Where to Find Super Blooms Around the World This Year

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Spring super blooms are one of the most elusive (and photogenic) natural phenomena out there.

Contrary to popular belief, the term “super bloom” was not coined by Instagram in 2019 when the southern California super bloom took the internet by storm. A super bloom is used specifically to describe a flowering desert that sees an unexpected number of wildflower blooms following specific weather patterns. Because super blooms happen when wildflowers exceed a deserts’ botanic norms, they’re very dependent on winter rains. Of course, some of the most famous flowering deserts around the world see at least some wildflowers each year. But to see them in a full-force super bloom is incomparable. These are the best destinations for a spring super bloom:

Atacama Desert, Chile


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The driest desert in the world, Chile’s Atacama Desert, only sees a super bloom every five to seven years. There are parts of the Atacama Desert that have no history of recorded rainfall at all—so it’s not surprising that these desert blooms, which require hefty rain, are so infrequent. To see the desert bloom is a true phenomenon—200 species populate the desert in a stunning display of purple, yellow, and white flowers. The Chilean super bloom, known locally as “desierto florido,” which means flowering desert, is best seen from Llanos del Challe National Park. 

Antelope Valley California Poppy Reserve


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Thanks to much-needed rain in southern California, the desert super bloom of 2019 went viral, with Instagrammers out in full force to capture the stunning Antelope Valley poppies. An "it" destination every spring, Antelope Valley turns into a poppy haven annually. But experiencing the full-on super bloom is rare because poppies are inherently temperamental. They won’t super bloom if it’s too dry or too wet. You can monitor Antelope Valley’s bloom status online—and the reserve will reopen for the 2020 season on March 1. Beyond Antelope Valley, you can experience the next California super bloom at Anza-Borrego Desert or even up in Malibu while hiking Point Dume.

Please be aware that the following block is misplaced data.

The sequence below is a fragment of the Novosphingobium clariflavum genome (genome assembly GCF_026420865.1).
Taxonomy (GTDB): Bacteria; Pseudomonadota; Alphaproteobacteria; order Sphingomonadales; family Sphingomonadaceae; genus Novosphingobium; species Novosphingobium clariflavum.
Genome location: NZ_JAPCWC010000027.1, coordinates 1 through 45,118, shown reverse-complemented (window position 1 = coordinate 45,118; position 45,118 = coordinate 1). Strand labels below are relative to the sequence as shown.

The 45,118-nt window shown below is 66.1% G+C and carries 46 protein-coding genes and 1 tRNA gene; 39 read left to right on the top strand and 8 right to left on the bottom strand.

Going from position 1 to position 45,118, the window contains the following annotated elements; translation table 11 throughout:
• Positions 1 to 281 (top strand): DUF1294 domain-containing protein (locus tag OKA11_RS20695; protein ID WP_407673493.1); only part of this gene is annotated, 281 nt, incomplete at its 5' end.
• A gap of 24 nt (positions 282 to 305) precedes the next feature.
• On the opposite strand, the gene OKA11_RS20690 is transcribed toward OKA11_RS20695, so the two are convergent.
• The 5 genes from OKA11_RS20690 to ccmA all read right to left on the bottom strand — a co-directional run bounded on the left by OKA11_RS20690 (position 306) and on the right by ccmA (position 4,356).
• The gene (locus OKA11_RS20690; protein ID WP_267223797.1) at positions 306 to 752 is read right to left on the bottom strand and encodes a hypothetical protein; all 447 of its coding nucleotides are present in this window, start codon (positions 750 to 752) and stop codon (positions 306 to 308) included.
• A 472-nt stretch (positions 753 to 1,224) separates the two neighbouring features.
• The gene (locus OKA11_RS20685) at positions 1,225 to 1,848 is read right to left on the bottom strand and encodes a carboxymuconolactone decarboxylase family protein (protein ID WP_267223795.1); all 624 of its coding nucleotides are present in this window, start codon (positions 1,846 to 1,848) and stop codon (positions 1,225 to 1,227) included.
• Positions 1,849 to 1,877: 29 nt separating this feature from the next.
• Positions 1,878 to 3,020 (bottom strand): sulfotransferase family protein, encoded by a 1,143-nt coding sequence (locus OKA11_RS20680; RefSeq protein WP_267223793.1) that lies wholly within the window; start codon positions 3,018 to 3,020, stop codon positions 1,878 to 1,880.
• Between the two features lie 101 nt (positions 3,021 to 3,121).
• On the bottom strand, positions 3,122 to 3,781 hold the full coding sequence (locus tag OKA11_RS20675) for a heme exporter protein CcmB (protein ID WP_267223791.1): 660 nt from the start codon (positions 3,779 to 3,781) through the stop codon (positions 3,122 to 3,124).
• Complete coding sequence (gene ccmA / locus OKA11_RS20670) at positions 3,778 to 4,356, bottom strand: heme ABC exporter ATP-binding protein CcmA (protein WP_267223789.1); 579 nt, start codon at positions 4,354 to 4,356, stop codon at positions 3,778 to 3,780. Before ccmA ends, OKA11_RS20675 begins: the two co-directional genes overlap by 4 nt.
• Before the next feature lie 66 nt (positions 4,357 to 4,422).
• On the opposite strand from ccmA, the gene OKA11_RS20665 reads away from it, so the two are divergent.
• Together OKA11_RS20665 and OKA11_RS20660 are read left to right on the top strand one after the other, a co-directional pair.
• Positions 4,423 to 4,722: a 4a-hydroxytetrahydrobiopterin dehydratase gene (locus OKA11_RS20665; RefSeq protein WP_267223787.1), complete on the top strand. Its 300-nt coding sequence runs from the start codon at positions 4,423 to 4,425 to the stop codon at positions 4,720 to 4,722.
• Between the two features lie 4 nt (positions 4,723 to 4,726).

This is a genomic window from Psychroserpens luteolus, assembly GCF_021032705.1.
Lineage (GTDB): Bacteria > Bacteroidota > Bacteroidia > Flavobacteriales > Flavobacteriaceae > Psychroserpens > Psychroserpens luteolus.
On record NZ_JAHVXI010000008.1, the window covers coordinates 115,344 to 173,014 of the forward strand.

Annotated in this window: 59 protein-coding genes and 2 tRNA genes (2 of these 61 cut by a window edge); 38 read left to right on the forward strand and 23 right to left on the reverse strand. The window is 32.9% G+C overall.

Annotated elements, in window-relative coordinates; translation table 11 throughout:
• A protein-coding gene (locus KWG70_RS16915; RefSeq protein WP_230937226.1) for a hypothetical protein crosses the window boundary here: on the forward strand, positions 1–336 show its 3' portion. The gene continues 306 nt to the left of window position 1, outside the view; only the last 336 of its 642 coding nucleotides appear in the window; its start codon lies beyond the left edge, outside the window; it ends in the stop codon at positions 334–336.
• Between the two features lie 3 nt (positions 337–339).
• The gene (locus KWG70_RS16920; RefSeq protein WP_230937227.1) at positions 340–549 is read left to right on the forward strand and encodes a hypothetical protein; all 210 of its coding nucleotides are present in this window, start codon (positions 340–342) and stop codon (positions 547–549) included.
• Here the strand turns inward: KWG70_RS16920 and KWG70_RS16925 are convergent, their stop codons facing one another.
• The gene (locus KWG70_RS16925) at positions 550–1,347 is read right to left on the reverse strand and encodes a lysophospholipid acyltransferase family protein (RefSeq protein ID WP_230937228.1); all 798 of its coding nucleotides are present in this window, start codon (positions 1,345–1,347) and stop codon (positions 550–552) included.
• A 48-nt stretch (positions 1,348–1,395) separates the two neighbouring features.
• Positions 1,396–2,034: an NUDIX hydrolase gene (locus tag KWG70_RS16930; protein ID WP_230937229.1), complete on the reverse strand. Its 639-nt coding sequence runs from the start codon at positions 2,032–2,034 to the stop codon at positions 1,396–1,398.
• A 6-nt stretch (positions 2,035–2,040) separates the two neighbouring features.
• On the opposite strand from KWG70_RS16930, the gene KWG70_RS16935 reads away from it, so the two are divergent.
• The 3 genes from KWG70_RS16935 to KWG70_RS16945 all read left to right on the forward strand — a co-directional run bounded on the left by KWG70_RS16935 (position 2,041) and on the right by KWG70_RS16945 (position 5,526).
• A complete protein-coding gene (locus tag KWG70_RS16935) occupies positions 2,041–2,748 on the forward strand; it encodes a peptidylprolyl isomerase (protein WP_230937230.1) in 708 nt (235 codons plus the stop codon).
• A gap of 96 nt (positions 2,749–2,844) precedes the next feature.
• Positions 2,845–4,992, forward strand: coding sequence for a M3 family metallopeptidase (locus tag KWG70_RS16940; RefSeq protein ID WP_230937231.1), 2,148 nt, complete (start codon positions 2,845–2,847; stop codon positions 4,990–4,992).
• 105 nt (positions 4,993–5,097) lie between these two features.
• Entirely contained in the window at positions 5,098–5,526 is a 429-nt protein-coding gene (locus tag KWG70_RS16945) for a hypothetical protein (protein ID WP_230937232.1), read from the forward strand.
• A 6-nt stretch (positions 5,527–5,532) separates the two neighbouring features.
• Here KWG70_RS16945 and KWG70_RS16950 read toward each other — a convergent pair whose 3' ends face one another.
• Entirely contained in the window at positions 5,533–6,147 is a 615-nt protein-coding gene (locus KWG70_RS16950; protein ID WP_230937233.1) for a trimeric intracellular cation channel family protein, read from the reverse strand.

Namaqualand, South Africa


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The wildflowers of the South African outback bloom each spring, putting on a display with more than 4,000 plant species. Take in the super bloom from August through October, which is spring in South Africa, along the Namaqualand Flower Route. The Namaqualand Flower Route, in Northern Cape, brings road trippers to the desert parks with the best wildflowers. Peak flower-spotting starts an hour north of Cape Town at West Coast National Park. Some highlights of the Namaqualand Flower Route include the 1,350 flower species of Nieuwoudtville, the super bloom along the Roodebergkloof Trail in Garies, the Skilpad Wildflower Reserve, Springbok, and the route terminus, Port Nolloth.  

San Felipe, Baja California


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Here’s a little-known fact about the California super bloom: It actually starts in Baja California, Mexico and works its way up the coast. About 20 miles from San Felipe, a town on the Sea of Cortez, lies Valle de los Gigantes (Valley of the Giants). The valley sees a wildflower super bloom starting at the end of February and early March, depending on weather patterns. Visit Baja to see the vibrant purple flowers in Valle de los Gigantes kick off the next west coast super bloom. 

Perth, Western Australia


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From July to October, Western Australia plays host to 150 orchid varieties and wildflowers like the multicolored mountain bells. The Australian corner from Shark Bay to Esperance is one of the globe’s 34 biodiversity hotspots, as designated by the World Wildlife Foundation. This is largely because of the 8,000 plant species native to the area, at least half of which only exist in this ecologically significant corner of the world. From August to October, visit the 900 wildflower species blooming in Lesueur National Park. Perth also has some of the very best wildflower viewing areas—Kings Park, which hosts the Wildflower Festival in September, Bold Park, and John Forrest National Park.

Sonoran Desert, Arizona


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Just outside Phoenix, the Sonoran Desert super bloom comes mid-March to late April following winter rain. As with all super blooms, how much rain the desert sees ahead of spring tends to indicate how abundant the flowers will be. The super bloom in the Sonoran Desert happens only about once a decade, though there are likely to be at least some wildflowers each year. The flower colors depend on the cacti scattered throughout the desert—yellow, red, and pink flowers cluster around prickly pear cacti, for example. Hiking the Sonoran Desert in Picacho Peak State Park is one of the best ways to experience the super bloom.